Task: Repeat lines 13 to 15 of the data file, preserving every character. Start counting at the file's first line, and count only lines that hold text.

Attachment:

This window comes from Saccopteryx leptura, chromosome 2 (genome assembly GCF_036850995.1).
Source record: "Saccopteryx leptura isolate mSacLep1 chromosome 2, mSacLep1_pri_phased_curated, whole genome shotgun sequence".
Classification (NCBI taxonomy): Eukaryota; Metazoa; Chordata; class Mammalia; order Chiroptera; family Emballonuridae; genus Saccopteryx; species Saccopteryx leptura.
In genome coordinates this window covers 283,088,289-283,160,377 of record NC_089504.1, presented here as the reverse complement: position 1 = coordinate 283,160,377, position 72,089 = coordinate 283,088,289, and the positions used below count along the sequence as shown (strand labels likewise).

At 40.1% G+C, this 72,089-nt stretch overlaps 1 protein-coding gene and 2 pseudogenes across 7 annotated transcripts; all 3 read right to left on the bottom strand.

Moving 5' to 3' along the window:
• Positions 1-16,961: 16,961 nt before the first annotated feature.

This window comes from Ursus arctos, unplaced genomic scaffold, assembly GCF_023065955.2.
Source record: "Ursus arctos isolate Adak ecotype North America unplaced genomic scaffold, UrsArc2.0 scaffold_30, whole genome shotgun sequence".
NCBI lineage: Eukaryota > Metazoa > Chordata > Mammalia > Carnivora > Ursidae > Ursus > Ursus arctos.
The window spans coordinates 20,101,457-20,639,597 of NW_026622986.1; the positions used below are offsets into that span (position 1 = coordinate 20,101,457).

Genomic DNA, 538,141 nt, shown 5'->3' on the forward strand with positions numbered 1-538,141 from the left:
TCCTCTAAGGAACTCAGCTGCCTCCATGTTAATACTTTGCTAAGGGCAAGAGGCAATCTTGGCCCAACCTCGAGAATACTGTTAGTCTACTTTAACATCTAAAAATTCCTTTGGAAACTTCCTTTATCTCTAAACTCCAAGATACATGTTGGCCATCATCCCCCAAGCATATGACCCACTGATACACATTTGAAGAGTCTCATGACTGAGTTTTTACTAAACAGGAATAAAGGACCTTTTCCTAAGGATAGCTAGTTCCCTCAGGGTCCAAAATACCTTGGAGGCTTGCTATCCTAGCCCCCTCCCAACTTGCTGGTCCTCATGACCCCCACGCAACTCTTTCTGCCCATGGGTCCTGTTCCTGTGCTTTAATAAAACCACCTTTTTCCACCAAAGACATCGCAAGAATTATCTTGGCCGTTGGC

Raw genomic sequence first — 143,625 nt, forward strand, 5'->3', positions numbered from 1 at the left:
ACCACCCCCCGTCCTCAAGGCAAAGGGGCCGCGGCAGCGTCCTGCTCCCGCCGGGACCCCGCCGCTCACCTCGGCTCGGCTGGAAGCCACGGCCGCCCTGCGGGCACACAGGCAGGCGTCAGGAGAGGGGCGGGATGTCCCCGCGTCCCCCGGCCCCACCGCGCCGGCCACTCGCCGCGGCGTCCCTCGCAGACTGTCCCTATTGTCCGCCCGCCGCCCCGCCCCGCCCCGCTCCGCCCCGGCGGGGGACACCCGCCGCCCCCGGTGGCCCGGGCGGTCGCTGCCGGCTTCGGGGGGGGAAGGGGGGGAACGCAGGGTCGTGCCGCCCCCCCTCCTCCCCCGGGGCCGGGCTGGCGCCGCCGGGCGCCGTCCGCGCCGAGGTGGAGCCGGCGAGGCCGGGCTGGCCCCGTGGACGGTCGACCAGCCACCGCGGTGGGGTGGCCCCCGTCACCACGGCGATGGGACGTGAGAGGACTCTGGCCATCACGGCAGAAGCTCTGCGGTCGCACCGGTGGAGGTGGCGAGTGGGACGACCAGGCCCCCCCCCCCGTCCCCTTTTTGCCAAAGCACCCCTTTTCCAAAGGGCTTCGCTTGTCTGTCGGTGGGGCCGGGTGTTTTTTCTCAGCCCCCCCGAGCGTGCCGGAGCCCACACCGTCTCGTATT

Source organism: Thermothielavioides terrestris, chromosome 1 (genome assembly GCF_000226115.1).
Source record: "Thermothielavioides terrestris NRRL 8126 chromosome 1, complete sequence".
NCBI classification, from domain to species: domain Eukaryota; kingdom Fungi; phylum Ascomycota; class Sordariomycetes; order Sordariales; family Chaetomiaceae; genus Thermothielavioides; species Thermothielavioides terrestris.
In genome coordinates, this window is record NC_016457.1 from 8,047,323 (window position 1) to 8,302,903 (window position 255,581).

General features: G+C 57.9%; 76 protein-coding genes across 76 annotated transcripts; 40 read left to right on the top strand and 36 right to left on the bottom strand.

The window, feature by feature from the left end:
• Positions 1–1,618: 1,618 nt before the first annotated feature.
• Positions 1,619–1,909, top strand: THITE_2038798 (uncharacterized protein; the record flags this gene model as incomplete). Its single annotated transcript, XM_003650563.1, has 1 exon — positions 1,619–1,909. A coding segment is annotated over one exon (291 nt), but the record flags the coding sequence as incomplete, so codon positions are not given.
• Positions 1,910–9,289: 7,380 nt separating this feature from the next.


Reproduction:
TCCTCTAAGGAACTCAGCTGCCTCCATGTTAATACTTTGCTAAGGGCAAGAGGCAATCTTGGCCCAACCTCGAGAATACTGTTAGTCTACTTTAACATCTAAAAATTCCTTTGGAAACTTCCTTTATCTCTAAACTCCAAGATACATGTTGGCCATCATCCCCCAAGCATATGACCCACTGATACACATTTGAAGAGTCTCATGACTGAGTTTTTACTAAACAGGAATAAAGGACCTTTTCCTAAGGATAGCTAGTTCCCTCAGGGTCCAAAATACCTTGGAGGCTTGCTATCCTAGCCCCCTCCCAACTTGCTGGTCCTCATGACCCCCACGCAACTCTTTCTGCCCATGGGTCCTGTTCCTGTGCTTTAATAAAACCACCTTTTTCCACCAAAGACATCGCAAGAATTATCTTGGCCGTTGGC

Raw genomic sequence first — 143,625 nt, forward strand, 5'->3', positions numbered from 1 at the left:
ACCACCCCCCGTCCTCAAGGCAAAGGGGCCGCGGCAGCGTCCTGCTCCCGCCGGGACCCCGCCGCTCACCTCGGCTCGGCTGGAAGCCACGGCCGCCCTGCGGGCACACAGGCAGGCGTCAGGAGAGGGGCGGGATGTCCCCGCGTCCCCCGGCCCCACCGCGCCGGCCACTCGCCGCGGCGTCCCTCGCAGACTGTCCCTATTGTCCGCCCGCCGCCCCGCCCCGCCCCGCTCCGCCCCGGCGGGGGACACCCGCCGCCCCCGGTGGCCCGGGCGGTCGCTGCCGGCTTCGGGGGGGGAAGGGGGGGAACGCAGGGTCGTGCCGCCCCCCCTCCTCCCCCGGGGCCGGGCTGGCGCCGCCGGGCGCCGTCCGCGCCGAGGTGGAGCCGGCGAGGCCGGGCTGGCCCCGTGGACGGTCGACCAGCCACCGCGGTGGGGTGGCCCCCGTCACCACGGCGATGGGACGTGAGAGGACTCTGGCCATCACGGCAGAAGCTCTGCGGTCGCACCGGTGGAGGTGGCGAGTGGGACGACCAGGCCCCCCCCCCCGTCCCCTTTTTGCCAAAGCACCCCTTTTCCAAAGGGCTTCGCTTGTCTGTCGGTGGGGCCGGGTGTTTTTTCTCAGCCCCCCCGAGCGTGCCGGAGCCCACACCGTCTCGTATT